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End of the Line on Medicare with Spending Spikes

The CDC estimates that about half (that is 50 percent) of all American adults have at least one chronic illness, such as diabetes, high blood pressure or arthritis.

Overall, chronic illnesses account for more than 75 percent of healthcare costs for Medicare. See the infographic for more details.

infographic on medicare spending

Leave a comment below and Let me know what you think of this inforgraphic by http://facethefactsusa.org.

How Part A Works: Benefits Vs Premium

Medicare Part A is one of the most popular Medicare segments. Inpatient care in a hospital or skilled nursing facility fall under coverage in this section, but that’s not the only benefits you’ll receive from it.

Deductibles (typically an expense incurring once a year) are included within cost sharing for Part A. On the first day of January, you cover all costs for your medical expenses. After you’ve spent the money necessary to satisfy the quota of the deductible, Medicare kicks in and provides coverage for additional expenses throughout the entire year. When the next January rolls around, this starts over.

When it comes to Medicare A, deductibles are not laid out in this typical fashion. As opposed to having the requirement of filling the quota once a year, you have to fill it once every benefit period. A benefit period is marked on the calendar the moment you set foot into a hospital/skilled nursing facility. The benefit period dissipates once you’ve been home for sixty consecutive days.

Throughout the benefit period, you may find yourself in the hospital/skilled nursing facility multiple times. Staying in treatment, going home, and then returning the next week because of the same ailment – this means two hospital visits within the same benefit period. You would only have to provide funds for one deductible, not two.

However, if sixty days have passed before you return to the hospital for the same ailment, a new benefit period takes place. You would then have to pay dual deductibles this article at Able Medicare does over it.

Part A has no limit cap on how many benefit periods one can experience throughout the year. It also helps provide coverage for up to ninety days of hospital/skilled nursing care per benefit period. Lifetime reserve days are also a factor which comes into play, which are like a bank account of additional hospital days falling under Medicare coverage. These can be used if you find yourself in a hospital/skilled nursing facility post-ninety days within Medicare Part A’s benefit period. Sixty bonus days exist in this account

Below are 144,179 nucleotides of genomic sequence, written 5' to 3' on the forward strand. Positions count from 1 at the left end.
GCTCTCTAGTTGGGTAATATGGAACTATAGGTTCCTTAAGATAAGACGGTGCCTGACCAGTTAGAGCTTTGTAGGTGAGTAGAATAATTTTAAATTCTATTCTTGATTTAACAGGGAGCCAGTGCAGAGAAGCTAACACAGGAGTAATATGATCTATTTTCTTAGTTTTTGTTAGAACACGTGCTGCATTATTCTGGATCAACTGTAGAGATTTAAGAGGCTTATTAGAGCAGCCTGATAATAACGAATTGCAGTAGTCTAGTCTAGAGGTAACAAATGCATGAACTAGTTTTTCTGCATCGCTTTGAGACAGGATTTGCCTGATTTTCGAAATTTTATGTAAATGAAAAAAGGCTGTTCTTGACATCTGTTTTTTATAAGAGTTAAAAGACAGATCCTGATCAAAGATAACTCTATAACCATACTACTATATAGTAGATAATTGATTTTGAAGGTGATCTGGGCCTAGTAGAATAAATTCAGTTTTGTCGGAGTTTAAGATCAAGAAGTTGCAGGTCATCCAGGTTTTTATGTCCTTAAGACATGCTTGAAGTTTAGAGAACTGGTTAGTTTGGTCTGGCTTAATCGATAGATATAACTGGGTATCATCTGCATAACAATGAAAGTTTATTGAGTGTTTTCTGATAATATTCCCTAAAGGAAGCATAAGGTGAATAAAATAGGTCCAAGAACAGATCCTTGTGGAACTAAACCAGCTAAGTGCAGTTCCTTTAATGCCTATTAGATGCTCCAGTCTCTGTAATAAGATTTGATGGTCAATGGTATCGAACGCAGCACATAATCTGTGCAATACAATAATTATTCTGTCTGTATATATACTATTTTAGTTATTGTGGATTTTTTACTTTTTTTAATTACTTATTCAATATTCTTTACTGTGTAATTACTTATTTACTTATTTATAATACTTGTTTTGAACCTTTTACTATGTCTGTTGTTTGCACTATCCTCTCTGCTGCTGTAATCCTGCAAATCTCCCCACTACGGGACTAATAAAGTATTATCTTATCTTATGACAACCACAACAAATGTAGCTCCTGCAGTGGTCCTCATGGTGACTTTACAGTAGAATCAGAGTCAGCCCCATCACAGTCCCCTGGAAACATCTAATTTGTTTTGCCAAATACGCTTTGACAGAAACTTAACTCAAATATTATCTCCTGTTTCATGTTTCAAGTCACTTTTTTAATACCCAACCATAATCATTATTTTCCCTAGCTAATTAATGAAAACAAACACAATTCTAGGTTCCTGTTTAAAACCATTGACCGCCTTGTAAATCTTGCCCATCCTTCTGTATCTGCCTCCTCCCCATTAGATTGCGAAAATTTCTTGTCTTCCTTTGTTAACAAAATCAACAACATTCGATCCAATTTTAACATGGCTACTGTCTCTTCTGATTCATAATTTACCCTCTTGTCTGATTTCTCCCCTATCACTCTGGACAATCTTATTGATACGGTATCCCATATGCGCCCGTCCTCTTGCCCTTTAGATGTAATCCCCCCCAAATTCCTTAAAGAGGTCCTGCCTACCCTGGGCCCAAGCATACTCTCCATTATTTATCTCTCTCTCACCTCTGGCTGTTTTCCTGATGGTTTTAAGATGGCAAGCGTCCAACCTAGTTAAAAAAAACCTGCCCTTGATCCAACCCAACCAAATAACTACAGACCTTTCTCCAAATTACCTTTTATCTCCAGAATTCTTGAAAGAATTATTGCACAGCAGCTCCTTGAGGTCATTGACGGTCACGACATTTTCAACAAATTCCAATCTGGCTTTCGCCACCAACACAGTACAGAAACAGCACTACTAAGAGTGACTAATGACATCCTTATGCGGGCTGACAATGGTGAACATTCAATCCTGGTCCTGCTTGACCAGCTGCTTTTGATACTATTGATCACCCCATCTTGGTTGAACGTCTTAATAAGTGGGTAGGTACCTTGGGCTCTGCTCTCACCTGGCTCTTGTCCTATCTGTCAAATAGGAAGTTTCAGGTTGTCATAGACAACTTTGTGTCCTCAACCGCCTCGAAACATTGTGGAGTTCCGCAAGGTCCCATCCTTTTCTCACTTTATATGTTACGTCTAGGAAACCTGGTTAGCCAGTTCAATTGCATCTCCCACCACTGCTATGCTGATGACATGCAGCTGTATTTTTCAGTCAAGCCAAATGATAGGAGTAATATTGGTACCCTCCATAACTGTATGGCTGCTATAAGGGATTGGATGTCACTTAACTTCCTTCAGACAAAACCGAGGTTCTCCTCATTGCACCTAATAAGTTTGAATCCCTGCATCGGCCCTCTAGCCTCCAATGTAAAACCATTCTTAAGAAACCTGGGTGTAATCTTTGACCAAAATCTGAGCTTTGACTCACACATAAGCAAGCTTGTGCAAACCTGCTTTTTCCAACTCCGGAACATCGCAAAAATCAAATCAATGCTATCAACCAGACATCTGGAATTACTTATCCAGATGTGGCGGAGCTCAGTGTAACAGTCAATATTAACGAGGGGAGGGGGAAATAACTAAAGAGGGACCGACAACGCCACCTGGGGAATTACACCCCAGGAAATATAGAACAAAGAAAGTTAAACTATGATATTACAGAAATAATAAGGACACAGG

which can be pulled out throughout your entire life span.

Understanding how the gears turn on Medicare Part A’s coverage policies when it comes to benefit periods, the time allotments and lifetime reserve days can help you preserve the hard earned cash in your wallet.

Paul Ryan on Medicare and Other News

Our first presidential election with unlimited corporate spending has seen campaign ad funding exceed half-a-billion dollars. One of the things they’re talking about is Medicare. So, what’s going to happen to Medicare?

Paul Ryan’s budget proposal switches traditional Medicare to a voucher-like credit or premium-support system. People under 55 would no longer enroll in Medicare. They’d have to buy private insurance plans – See this blog at WordPress.com.

The nonpartisan Congressional Budget Office (CBO) found that would cost Medicare beneficiaries about $6,000 more because voucher credits were to increase with the rate of inflation. The actual cost of health care has been rising much faster.

In Ryan’s second plan (even he realized that his original plan wouldn’t work), voucher credits would cover the two cheapest health plans (which will be the equivalent to Medicare and may even compete against it) unless costs grow faster than GDP plus 0.5 percentage points. If that happens, we don’t know what Congress would do to help. Even if it doesn’t, the CBO says, “beneficiaries might face higher costs,” according to FactCheck.org. Although, his latest plan will most likely lower healthcare costs and that isn’t taken into account. See PolitiFact.

Can you Retire with just Medicare?

When to retire is a personal decision, but an overall trend has emerged. In the 90s, the average retirement age for men was between 62 and 64. For women, it was a little earlier at 60 to 62. Now, a significant number of senior workers (over 25 percent) say they plan to continue working at least until age 70. And, health care costs are a big factor.

What (Obama) HealthCare Reform Means

Healthcare reform is rolling out as planned. So, what’s going to happen to Medicare and Medicare plans?

The federal subsidies for generic prescriptions to get you through the “donut” hole are good to go. Pharmaceutical manufacturers will be giving 50-percent discounts on brand-name prescriptions. Generics are discounted at 14 percent.

The other very popular healthcare reform – preventive care with no out-of-pocket costs – made it, too. If you prefer to get your Medicare benefits through an Advantage plan, you’ll get those free services and all of the other guaranteed benefits of original Medicare.

It’s not all good news, though. When the AARP Public Policy Institute looked at what beneficiaries spend for healthcare, it reported more than four million spent over $8,300 every year. Median spending for those who had Alzheimer’s, cancer or congestive heart failure took about one-fourth of their income.

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